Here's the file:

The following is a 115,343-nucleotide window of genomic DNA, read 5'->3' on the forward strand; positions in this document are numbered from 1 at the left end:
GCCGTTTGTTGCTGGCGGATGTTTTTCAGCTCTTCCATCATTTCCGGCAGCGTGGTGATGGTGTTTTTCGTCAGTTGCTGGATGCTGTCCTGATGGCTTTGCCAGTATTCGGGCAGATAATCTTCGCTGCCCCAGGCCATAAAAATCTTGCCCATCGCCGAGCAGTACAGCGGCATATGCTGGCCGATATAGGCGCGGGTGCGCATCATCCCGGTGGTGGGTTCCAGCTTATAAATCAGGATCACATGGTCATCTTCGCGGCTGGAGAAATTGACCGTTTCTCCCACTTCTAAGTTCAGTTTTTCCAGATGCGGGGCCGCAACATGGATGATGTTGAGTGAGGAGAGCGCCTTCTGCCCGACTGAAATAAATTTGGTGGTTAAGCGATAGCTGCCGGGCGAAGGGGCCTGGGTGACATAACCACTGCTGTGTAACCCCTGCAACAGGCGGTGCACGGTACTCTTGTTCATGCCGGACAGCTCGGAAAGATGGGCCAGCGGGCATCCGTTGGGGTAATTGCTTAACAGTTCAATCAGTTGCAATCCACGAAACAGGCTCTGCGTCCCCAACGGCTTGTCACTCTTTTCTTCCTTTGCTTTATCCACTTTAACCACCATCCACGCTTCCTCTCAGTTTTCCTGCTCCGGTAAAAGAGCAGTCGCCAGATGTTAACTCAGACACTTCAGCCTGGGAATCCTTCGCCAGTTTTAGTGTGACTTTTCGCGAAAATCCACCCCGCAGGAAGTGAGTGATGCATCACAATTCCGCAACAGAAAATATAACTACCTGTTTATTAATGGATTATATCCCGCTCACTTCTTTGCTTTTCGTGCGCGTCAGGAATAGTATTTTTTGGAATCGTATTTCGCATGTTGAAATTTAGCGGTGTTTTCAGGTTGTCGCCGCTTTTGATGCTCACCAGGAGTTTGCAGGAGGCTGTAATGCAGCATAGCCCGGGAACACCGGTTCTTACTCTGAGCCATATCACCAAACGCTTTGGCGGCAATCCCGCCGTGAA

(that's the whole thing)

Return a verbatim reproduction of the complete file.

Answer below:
The following is a 115,343-nucleotide window of genomic DNA, read 5'->3' on the forward strand; positions in this document are numbered from 1 at the left end:
GCCGTTTGTTGCTGGCGGATGTTTTTCAGCTCTTCCATCATTTCCGGCAGCGTGGTGATGGTGTTTTTCGTCAGTTGCTGGATGCTGTCCTGATGGCTTTGCCAGTATTCGGGCAGATAATCTTCGCTGCCCCAGGCCATAAAAATCTTGCCCATCGCCGAGCAGTACAGCGGCATATGCTGGCCGATATAGGCGCGGGTGCGCATCATCCCGGTGGTGGGTTCCAGCTTATAAATCAGGATCACATGGTCATCTTCGCGGCTGGAGAAATTGACCGTTTCTCCCACTTCTAAGTTCAGTTTTTCCAGATGCGGGGCCGCAACATGGATGATGTTGAGTGAGGAGAGCGCCTTCTGCCCGACTGAAATAAATTTGGTGGTTAAGCGATAGCTGCCGGGCGAAGGGGCCTGGGTGACATAACCACTGCTGTGTAACCCCTGCAACAGGCGGTGCACGGTACTCTTGTTCATGCCGGACAGCTCGGAAAGATGGGCCAGCGGGCATCCGTTGGGGTAATTGCTTAACAGTTCAATCAGTTGCAATCCACGAAACAGGCTCTGCGTCCCCAACGGCTTGTCACTCTTTTCTTCCTTTGCTTTATCCACTTTAACCACCATCCACGCTTCCTCTCAGTTTTCCTGCTCCGGTAAAAGAGCAGTCGCCAGATGTTAACTCAGACACTTCAGCCTGGGAATCCTTCGCCAGTTTTAGTGTGACTTTTCGCGAAAATCCACCCCGCAGGAAGTGAGTGATGCATCACAATTCCGCAACAGAAAATATAACTACCTGTTTATTAATGGATTATATCCCGCTCACTTCTTTGCTTTTCGTGCGCGTCAGGAATAGTATTTTTTGGAATCGTATTTCGCATGTTGAAATTTAGCGGTGTTTTCAGGTTGTCGCCGCTTTTGATGCTCACCAGGAGTTTGCAGGAGGCTGTAATGCAGCATAGCCCGGGAACACCGGTTCTTACTCTGAGCCATATCACCAAACGCTTTGGCGGCAATCCCGCCGTGAA